By Li Guo
This ebook is the 1st accomplished examine of the Arabic records exposed in Quseir, higher Egypt, through the Eighties. the loads of paper fragments make clear actions and operations of a relatives transport company at the purple Sea shore within the 13th century. half One is an introductory essay on ancient and cultural context of those files. the 3 chapters care for, respectively, the "Sheikh’s house," the place the files have been stumbled on, the pink Sea trade as mirrored within the exchange actions round the residence, and points of pop culture as printed in the course of the texts. half includes a serious variation of eighty-four Arabic texts, the vast majority of that have by no means been released ahead of, with translation and observation.
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Additional resources for Commerce, Culture, and Community in a Red Sea Port in the Thirteenth Century: The Arabic Documents from Quseir (Islamic History and Civilization) (No. 52)
The “ sheikh’s house” 21 Some escorts’ names appear more often than others, indicating some kind of routine engagements. A certain Khalìfa ibn al-Óàwì, for example, is linked to several deliveries (RN 1015a*, 1056a*). On the other hand, one single document could, occasionally, cover multiple shipments escorted by diﬀerent individuals. Such is the case with RN 1015a*, where two shipments, one “accompanied by Salàl al-Kaljì” and the other “by Khalìfa,” are claimed. ” In other cases, such as RN 1017a*, the letter carrier was the same as the porter of the shipment, this time none other than a man with the nickname “Old Porter” (al-˙ammàl al-'ajùz).
Attempts to identify these individuals through literary sources, especially biographical dictionaries, have failed to yield any results, probably because they were only provincial merchants and perhaps petty government functionaries. Our sole source, scattered information aﬀorded by the paper fragments found in the “Sheikh’s house,” indicates that Shaykh Abù Mufarrij was the owner of an apparently prosperous transit warehouse (ßà˙ib al-shùna) in the Red Sea port of Quseir. The fact that he is addressed on several occasions with the formal honoriﬁc titles of al-mawlà al-wàlid al-muwaﬀaq al-shaykh al-ajall, “the master, the father, the successful, and the most exalted shaykh” (RN 1026a*), and al-shaykh al-ajall, “the most noble shaykh” (RN 1064a*), implies the respect he enjoyed in his community.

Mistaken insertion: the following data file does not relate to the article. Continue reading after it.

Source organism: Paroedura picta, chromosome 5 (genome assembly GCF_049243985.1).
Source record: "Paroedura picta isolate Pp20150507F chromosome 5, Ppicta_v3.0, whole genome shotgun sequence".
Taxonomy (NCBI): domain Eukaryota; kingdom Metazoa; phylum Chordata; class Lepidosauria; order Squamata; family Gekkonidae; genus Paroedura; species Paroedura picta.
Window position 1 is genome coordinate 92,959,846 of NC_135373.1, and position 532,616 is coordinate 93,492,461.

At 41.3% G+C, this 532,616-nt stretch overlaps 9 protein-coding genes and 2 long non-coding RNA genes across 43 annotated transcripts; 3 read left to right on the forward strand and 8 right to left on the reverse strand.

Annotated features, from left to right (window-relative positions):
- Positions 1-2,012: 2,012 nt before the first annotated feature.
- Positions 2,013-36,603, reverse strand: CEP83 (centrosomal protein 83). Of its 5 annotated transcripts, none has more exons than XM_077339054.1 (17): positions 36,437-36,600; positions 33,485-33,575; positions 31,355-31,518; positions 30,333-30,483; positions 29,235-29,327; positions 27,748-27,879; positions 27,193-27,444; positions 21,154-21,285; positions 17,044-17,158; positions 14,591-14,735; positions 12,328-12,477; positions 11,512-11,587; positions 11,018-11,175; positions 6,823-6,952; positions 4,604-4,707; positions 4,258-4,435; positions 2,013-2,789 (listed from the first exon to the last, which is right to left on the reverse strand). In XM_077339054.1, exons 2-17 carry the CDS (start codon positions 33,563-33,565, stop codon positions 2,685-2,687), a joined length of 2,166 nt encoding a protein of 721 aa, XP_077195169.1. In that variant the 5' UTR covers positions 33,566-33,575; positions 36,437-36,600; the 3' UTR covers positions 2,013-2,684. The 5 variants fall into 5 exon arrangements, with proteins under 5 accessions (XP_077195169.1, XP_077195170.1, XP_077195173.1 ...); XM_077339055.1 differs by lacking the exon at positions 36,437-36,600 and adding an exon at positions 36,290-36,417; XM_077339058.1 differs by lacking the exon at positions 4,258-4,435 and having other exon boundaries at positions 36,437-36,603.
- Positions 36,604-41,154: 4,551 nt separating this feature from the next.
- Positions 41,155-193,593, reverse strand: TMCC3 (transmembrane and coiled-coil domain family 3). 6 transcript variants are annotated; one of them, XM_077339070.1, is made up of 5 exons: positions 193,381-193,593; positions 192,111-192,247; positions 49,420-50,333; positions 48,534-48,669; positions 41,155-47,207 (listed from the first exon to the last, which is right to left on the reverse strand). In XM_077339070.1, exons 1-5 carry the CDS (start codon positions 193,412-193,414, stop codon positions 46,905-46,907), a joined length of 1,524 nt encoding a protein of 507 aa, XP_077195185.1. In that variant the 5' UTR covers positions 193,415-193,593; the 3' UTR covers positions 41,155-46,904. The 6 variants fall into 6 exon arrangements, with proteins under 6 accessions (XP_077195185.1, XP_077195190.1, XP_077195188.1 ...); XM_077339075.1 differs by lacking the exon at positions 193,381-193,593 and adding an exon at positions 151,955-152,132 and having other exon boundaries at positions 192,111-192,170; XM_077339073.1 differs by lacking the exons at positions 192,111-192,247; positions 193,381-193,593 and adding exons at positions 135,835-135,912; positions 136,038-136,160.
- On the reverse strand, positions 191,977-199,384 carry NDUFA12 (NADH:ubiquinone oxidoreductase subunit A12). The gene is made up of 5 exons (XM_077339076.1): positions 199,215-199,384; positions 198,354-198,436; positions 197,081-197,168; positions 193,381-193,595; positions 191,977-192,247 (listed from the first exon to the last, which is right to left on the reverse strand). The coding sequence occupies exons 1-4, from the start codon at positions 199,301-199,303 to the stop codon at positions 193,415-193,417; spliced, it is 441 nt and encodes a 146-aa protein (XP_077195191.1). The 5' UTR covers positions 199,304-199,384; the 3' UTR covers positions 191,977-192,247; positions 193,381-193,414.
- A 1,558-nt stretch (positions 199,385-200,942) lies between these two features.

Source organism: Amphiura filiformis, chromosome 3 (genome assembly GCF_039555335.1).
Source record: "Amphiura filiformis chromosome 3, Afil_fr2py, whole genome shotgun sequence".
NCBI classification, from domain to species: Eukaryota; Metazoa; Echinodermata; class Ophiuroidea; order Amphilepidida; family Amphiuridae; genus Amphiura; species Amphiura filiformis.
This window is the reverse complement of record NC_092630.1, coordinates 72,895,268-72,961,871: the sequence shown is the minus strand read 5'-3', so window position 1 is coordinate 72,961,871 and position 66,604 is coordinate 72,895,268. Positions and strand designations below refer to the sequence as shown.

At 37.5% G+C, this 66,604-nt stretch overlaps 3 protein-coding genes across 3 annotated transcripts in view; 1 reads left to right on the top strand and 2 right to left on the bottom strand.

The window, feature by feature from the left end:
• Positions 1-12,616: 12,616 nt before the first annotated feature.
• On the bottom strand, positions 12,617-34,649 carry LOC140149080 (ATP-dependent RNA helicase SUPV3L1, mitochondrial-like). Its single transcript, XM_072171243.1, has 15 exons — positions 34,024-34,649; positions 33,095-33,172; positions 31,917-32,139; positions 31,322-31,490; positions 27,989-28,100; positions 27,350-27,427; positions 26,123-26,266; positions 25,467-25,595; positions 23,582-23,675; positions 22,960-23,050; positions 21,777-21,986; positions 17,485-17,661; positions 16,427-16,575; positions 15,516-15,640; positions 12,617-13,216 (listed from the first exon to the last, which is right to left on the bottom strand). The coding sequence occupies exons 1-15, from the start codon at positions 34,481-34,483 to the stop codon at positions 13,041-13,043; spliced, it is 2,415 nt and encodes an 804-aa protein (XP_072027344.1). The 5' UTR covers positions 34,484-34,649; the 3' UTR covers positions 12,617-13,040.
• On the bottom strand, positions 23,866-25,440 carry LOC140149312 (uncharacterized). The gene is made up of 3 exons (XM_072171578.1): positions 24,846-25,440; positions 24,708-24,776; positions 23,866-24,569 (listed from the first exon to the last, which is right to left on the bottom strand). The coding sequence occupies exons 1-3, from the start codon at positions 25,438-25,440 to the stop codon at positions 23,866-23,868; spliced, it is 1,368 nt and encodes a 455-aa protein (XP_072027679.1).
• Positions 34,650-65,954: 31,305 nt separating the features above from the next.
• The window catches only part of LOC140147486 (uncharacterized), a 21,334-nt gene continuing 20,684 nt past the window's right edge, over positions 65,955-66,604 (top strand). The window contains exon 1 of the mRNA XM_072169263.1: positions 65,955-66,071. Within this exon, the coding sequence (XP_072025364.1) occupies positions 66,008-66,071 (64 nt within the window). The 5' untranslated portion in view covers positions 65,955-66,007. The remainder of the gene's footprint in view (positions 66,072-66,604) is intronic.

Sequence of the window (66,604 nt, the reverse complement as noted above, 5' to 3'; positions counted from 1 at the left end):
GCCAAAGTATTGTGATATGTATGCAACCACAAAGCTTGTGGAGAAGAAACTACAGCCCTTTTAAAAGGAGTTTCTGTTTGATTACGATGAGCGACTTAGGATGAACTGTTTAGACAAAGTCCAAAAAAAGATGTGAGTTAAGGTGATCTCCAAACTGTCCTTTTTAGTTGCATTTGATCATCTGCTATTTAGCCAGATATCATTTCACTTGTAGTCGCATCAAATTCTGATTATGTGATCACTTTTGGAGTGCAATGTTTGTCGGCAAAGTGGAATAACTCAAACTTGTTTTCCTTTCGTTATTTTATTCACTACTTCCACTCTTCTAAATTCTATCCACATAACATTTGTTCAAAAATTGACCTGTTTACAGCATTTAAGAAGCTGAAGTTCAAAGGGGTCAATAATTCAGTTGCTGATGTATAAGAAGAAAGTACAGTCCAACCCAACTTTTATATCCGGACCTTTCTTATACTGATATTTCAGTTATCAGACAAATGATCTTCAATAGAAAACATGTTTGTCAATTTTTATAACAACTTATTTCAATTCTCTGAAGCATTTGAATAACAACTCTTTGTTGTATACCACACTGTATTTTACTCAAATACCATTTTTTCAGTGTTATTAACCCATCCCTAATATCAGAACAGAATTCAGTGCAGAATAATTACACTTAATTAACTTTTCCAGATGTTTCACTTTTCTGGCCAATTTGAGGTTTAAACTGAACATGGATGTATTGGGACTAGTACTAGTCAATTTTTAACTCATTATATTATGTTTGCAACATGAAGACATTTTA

To be delivered by (literally “by the hand of ”) so-and-so,” al-musayyar ßu˙ba . , “to be delivered, in the company of so-and-so,” and the like. 16 At times, the shipment might be escorted by the sender himself, as the above-mentioned cases show, but more often it would be “accompanied” (ßu˙ba) by professional porters, known as ˙ammàl, or by young apprentices, known as ßaby,17 or, for the most part, slave boys, known as ghulàm. , RN 1008*), or deputies of oﬃcials, known as mawlà. One shipping note (RN 968b*), for example, mentions Abù Sulaymàn, “the deputy (mawlà)” of an unidentiﬁed “Judge Jamàl al-Dìn,” as the escort of the cargo.